The state of California was also seen as playing a key role in strong-arming efficiency mandates through. As a state that has right to refuse federal rules it does not like, and being the largest market, it carries a heavy stick at the negotiations table.

Among those who favor President Obama’s aim to reduce oil imports and use however, are proponents who describe CAFE as breaking through a logjam that had prevented stricter federal efficiency mandates.

The argument in favor of CAFE for the period 2017-2025 held by the Obama administration is that while adding an estimated $2,000 per vehicle the rules by 2025 – or $3,000, including added costs from the 2012-2016 rules finalized in 2010 – CAFE will more than pay for itself.

In short, rules will cost the industry $157.3 billion while saving $1.7 trillion at the pump, says the Obama administration, and thus proponents such as UAW President Bob King have said CAFE will be good for the economy, environment and national security.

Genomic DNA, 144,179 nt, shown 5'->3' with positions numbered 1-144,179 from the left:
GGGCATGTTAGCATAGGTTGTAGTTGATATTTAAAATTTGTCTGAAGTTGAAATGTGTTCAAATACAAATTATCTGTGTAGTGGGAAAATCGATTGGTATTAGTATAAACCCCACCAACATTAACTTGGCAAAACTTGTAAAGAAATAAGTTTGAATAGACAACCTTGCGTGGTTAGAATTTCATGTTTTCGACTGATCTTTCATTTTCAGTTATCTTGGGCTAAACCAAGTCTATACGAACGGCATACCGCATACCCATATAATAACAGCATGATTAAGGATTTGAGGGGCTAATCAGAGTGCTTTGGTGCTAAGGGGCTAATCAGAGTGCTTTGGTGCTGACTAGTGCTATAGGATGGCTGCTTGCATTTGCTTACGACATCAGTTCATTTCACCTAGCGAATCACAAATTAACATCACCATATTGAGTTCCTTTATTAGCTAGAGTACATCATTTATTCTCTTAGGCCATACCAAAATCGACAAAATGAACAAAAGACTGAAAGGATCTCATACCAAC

The White House did not offer an official response to Issa and company, as spokesman Clark Stevens said he had not read the report as of yesterday. In an email he did offer some general thoughts on the latest attempts to obstruct passing of CAFE.

"Despite the efforts of a small few who are apparently opposed to steps that will protect Americans at the pump and reduce our reliance on foreign oil, the administration will continue to take steps to support this unprecedented agreement and ensure these savings for consumers are realized and the cars and trucks of the future are built here in America," he said.